You and I through a thousand lives…

Here we are, holding hands at the edge of forever. Here we are, in the emptiness between stars. Here we are, waiting for another life.
Soulmates never die.

You know the legend the Ancient Greeks had about humans? That they once had four legs and four arms and heads with two faces? That Zeus, afraid of them being too powerful, decided to split them in half, damned them to spend a lifetime in search of their missing halves?

No, not a lifetime, but a thousand lifetimes…

Finding and losing the missing half, over and over again.

Like Prometheus having his liver eaten by a giant eagle every single day.

We are broken, we are missing, whatever’s left is missing the other half so damn much… broken, complete, broken, complete. On and on like this. On and on forever.

Like Sisyphus and his damn boulder.

Eternity testing us to see if we are indeed one piece broken in half by the gods.

Fate testing whether or not love conquers all.

Like Orpheus travelling through the Underworld for his missing half.

Here we are at the edge of forever.

Holding hands.

At the boundary between life and death. Between nothing and everything.

Here we are.

And the stars shine hard and bright against the darkness.

Atlas struggling to hold the world against his shoulders.

And only at the edge of forever do we become what we were designed to become.

The brief moment when Sisyphus can catch a glimpse of the top of the mountain.

Holding hands, at the edge of darkness, we become one.

All the early mornings when Prometheus awakens whole. He opens his eyes for the briefest of moments, his eternal punishment lingering before his eyes; just a nightmare.

“Was it real, did it happen?” the Titan asks himself.

The pain of being ripped apart over and over again but a faint sensation burning inside him.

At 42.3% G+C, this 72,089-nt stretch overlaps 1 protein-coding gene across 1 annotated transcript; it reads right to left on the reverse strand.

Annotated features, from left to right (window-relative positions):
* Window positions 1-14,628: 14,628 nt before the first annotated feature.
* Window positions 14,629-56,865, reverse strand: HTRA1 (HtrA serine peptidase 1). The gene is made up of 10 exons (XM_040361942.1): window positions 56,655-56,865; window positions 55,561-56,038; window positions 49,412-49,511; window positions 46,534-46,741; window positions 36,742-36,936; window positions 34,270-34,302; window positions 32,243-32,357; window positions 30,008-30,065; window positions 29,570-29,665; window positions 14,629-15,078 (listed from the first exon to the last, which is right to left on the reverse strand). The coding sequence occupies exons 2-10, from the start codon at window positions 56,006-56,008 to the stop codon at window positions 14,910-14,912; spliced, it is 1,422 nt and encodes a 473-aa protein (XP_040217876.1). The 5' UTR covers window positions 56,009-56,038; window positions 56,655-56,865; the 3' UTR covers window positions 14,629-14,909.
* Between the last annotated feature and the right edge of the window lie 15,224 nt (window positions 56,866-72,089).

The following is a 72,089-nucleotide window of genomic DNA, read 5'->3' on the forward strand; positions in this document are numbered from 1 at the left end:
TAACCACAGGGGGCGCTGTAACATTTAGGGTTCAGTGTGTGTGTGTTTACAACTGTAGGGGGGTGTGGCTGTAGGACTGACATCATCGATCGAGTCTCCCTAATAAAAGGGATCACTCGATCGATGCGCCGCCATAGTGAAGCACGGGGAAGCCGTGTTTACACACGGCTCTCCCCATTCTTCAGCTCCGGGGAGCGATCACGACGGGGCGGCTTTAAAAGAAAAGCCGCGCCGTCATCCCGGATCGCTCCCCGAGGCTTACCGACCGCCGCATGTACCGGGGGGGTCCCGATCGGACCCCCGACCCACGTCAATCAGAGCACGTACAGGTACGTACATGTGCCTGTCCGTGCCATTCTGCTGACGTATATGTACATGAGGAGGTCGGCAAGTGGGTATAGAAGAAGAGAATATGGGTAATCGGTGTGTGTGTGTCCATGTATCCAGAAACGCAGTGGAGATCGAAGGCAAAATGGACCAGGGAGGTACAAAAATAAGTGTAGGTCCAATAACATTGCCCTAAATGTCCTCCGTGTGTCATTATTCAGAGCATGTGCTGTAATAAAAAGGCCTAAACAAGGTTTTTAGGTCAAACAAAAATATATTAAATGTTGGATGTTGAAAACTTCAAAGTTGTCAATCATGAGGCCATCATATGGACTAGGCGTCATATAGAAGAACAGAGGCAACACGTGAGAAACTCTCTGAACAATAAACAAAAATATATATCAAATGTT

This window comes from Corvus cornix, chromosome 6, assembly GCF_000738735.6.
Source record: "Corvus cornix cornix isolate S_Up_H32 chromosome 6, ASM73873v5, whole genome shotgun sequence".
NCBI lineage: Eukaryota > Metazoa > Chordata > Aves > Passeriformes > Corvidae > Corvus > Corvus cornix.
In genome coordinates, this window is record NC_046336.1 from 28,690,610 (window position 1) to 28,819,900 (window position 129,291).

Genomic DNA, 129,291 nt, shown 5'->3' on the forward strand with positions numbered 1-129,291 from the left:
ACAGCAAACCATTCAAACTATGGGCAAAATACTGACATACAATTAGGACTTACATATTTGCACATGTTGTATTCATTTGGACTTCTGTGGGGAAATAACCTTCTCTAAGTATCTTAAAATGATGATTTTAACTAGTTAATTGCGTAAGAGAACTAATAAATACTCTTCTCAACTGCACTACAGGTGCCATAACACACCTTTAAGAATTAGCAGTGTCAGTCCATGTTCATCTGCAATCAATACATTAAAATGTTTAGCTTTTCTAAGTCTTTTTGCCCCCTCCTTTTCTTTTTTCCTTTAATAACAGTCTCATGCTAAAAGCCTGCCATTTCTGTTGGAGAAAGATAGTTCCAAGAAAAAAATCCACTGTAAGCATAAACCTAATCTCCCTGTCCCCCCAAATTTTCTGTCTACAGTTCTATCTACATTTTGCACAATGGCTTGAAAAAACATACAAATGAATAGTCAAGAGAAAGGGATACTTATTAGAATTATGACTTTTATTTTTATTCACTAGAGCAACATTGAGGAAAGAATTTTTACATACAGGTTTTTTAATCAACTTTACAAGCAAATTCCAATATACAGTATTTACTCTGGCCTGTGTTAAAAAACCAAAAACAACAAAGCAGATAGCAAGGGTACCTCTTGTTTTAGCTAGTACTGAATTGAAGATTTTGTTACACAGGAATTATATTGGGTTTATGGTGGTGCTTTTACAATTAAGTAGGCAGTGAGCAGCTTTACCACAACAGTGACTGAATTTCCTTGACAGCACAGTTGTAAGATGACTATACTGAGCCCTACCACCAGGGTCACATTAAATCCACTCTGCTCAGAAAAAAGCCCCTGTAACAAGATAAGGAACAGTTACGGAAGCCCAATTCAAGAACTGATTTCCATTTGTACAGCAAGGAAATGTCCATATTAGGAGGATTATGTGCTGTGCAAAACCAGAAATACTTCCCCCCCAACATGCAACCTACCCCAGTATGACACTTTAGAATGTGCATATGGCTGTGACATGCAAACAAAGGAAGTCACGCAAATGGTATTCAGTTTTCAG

But then the immortal sees the giant eagle in the distance.

Dreams do come true. Oh, they do. But we often forget that nightmares are dreams too.

You and I can die a thousand times, yet we always find ourselves at this bitter edge. Holding hands.

You and I through a thousand lives…

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23 thoughts on “You and I through a thousand lives…

  1. Until we find that other half to fill our earthly desires, we can be consoled by the Merciful Love of Jesus and place our trust in Him to help us find true happiness.
    Thank you for writing this beautiful piece. I LOVE the image at the top, it is beautiful too.

  2. Beautiful! I loved everything but the bitter edge. If you make it back to your other half and are holding their hand then that seems like a victory to me. No need for bitterness, maybe some tears, but those should be of the happy kind. I think your message is great, but I just wanted to make sure you saw the beauty of that moment versus what could come next.

    • You make a great point. And it is a beautiful moment. There they are, holding hands, finally one.

      But isn’t it true that knowing what comes next, knowing they’ll be torn apart again, they wouldn’t be able to enjoy the moment?

      • The moment could be bittersweet, but honestly if I had finally reunited with my love after a thousand lifetimes of searching and longing I would be so overcome with joy that nothing else would register. I would have a smile on my face till they ripped us apart, but maybe that’s just me.

        • I can imagine that… There’s this novel written by a Romanian author. Adam and Eve. And it’s about soulmates and reincarnation, and the opening scene is when he meets her and realizes who she is and… then he gets shot, But there’s that moment, that instant when he recognizes his soulmate and feels what no other person ever made him feel.

          • That sounds beautifully tragic. I think you need to read something where things don’t all end in misery. : ) It only goes that way if it’s the only path you believe exist.
            I think deep down you know that happiness is possible. You mentioned in your work those breakthrough moments like where Sisyphus sees the top of that mountain or Prometheus wakes up whole before the eagle attacks. Don’t be afraid to enjoy the sweetness of life for fear of losing it. If you can’t enjoy those moments, then the truth is you already lost them. You don’t want to go down that road and hopefully, you won’t.

  3. I love that myth about the other half. I read about it in Joseph Campbell’s books. I love how there’s always a “separation” motif to mythology. The story you mentioned, Adam’s rib being removed, he and Eve being cast out of the Garden (separation, and like the Greek myth, it means we are all trying to get back into the Garden – paradise, the safety of the womb, whatever).

    • Maybe we want to have this certainty: that we will undoubtedly find our missing half, that we’ll find paradise again. Makes it easier to go through hard times. That’s why the popularity of such myths.

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